English
 
User Manual Privacy Policy Disclaimer Contact us
  Advanced SearchBrowse

Item

ITEM ACTIONSEXPORT

Released

Journal Article

Rapid charge translocation by the cardiac Na+-Ca2+ exchanger after a Ca2+ concentration jump

MPS-Authors
/persons/resource/persons48141

Kappl,  Michael
Department of Biophysical Chemistry, Max Planck Institute of Biophysics, Max Planck Society;

/persons/resource/persons137696

Hartung,  Klaus
Department of Biophysical Chemistry, Max Planck Institute of Biophysics, Max Planck Society;

External Ressource
No external resources are shared
Fulltext (public)
There are no public fulltexts stored in PuRe
Supplementary Material (public)
There is no public supplementary material available
Citation

Kappl, M., & Hartung, K. (1996). Rapid charge translocation by the cardiac Na+-Ca2+ exchanger after a Ca2+ concentration jump. Biophysical Journal, 71(5), 2473-2485. doi:10.1016/S0006-3495(96)79441-9.


Cite as: http://hdl.handle.net/21.11116/0000-0007-64A8-B
Abstract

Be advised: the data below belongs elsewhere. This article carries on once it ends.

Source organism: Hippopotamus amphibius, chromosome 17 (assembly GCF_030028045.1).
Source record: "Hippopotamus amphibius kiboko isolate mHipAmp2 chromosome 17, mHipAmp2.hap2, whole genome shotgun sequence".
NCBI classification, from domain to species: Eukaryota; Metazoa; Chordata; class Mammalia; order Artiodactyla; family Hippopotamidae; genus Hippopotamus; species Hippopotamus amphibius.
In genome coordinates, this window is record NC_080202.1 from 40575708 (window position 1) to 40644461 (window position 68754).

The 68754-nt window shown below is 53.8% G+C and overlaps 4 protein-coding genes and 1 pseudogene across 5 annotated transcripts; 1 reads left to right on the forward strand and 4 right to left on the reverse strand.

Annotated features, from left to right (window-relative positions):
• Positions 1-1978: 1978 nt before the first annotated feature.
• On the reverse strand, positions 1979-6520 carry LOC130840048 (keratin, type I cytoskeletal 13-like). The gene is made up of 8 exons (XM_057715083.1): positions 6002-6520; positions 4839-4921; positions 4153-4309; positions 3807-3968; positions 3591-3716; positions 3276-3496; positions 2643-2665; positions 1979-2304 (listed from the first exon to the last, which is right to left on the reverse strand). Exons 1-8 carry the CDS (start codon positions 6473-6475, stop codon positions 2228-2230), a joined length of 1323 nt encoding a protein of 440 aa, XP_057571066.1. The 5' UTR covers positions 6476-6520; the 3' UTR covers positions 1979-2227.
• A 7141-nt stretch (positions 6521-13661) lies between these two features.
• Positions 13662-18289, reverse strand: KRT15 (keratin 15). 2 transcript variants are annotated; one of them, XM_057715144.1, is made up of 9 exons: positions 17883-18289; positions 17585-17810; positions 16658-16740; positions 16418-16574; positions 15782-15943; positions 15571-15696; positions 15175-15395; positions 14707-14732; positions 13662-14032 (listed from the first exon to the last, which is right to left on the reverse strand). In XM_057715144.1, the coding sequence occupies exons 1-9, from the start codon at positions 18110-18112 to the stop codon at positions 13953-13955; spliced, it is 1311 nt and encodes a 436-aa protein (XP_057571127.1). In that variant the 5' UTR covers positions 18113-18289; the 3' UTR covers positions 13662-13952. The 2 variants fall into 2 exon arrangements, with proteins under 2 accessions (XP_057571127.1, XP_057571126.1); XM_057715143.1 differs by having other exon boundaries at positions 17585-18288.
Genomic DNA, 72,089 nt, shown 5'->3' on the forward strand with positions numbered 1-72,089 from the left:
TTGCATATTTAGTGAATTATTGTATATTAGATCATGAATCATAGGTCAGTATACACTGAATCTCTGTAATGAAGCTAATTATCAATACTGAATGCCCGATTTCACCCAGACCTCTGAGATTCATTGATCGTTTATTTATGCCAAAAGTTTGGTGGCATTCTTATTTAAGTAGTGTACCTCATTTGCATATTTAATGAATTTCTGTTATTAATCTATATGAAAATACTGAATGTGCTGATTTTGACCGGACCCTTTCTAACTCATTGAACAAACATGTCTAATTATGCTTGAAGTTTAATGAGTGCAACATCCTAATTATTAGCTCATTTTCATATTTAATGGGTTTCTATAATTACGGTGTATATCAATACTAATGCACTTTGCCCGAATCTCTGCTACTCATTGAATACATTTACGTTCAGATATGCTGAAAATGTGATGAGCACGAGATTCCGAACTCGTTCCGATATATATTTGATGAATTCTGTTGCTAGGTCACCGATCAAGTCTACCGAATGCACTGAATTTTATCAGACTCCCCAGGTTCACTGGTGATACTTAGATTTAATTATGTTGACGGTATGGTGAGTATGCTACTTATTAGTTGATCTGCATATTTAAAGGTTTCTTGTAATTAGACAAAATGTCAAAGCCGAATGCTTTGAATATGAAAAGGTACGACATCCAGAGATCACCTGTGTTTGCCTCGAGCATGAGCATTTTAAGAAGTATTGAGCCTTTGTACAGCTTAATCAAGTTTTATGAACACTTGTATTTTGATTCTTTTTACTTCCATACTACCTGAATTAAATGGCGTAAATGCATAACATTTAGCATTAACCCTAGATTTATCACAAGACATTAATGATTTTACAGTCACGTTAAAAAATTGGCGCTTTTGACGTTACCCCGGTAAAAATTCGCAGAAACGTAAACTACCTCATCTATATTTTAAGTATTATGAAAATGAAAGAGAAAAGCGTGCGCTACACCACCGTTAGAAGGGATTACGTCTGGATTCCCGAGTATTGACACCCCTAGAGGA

The kinetics of N+-Ca2+ exchange current after a cytoplasmic Ca2+ concentration jump (achieved by photolysis of DM-nitrophen) was measured in excised giant membrane patches from guinea pig or rat heart. Increasing the cytoplasmic Ca2+ concentration from 0.5 microM in the presence of 100 mM extracellular Na+ elicits an inward current that rises with a time constant tau1 < 50 microseconds and decays to a plateau with a time constant tau2 = 0.65 +/- 0.18 ms (n = 101) at 21 degrees C. These current signals are suppressed by Ni2+ and dichlorobenzamil. No stationary current, but a transient inward current that rises with tau1 < 50 microseconds and decays with tau2 = 0.28 +/- 0.06 ms (n = 53, T = 21 degrees C) is observed if the Ca2+ concentration jump is performed under conditions that promote Ca2+-Ca2+ exchange (i.e., no extracellular Na+, 5 mM extracellular Ca2+). The transient and stationary inward current is not observed in the absence of extracellular Ca2+ and Na+. The application of alpha-chymotrypsin reveals the influence of the cytoplasmic regulatory Ca2+ binding site on Ca2+-Ca2+ and forward Na+-Ca2+ exchange and shows that this site regulates both the transient and stationary current. The temperature dependence of the stationary current exhibits an activation energy of 70 kj/mol for temperatures between 21 degrees C and 38 degrees C, and 138 kj/mol between 10 degrees C and 21 degrees C. For the decay time constant an activation energy of 70 kj/mol is observed in the Na+-Ca2+ and the Ca(2+)-Ca2+ exchange mode between 13 degrees C and 35 degrees C. The data indicate that partial reactions of the Na+-Ca2+ exchanger associated with Ca2+ binding and translocation are very fast at 35 degrees C, with relaxation time constants of about 6700 s-1 in the forward Na+-Ca2+ exchange and about 12,500 s-1 in the Ca2+-Ca2+ exchange mode and that net negative charge is moved during Ca2+ translocation. According to model calculations, the turnover number, however, has to be at least 2-4 times smaller than the decay rate of the transient current, and Na+ inward translocation appears to be slower than Ca2+ outward movement.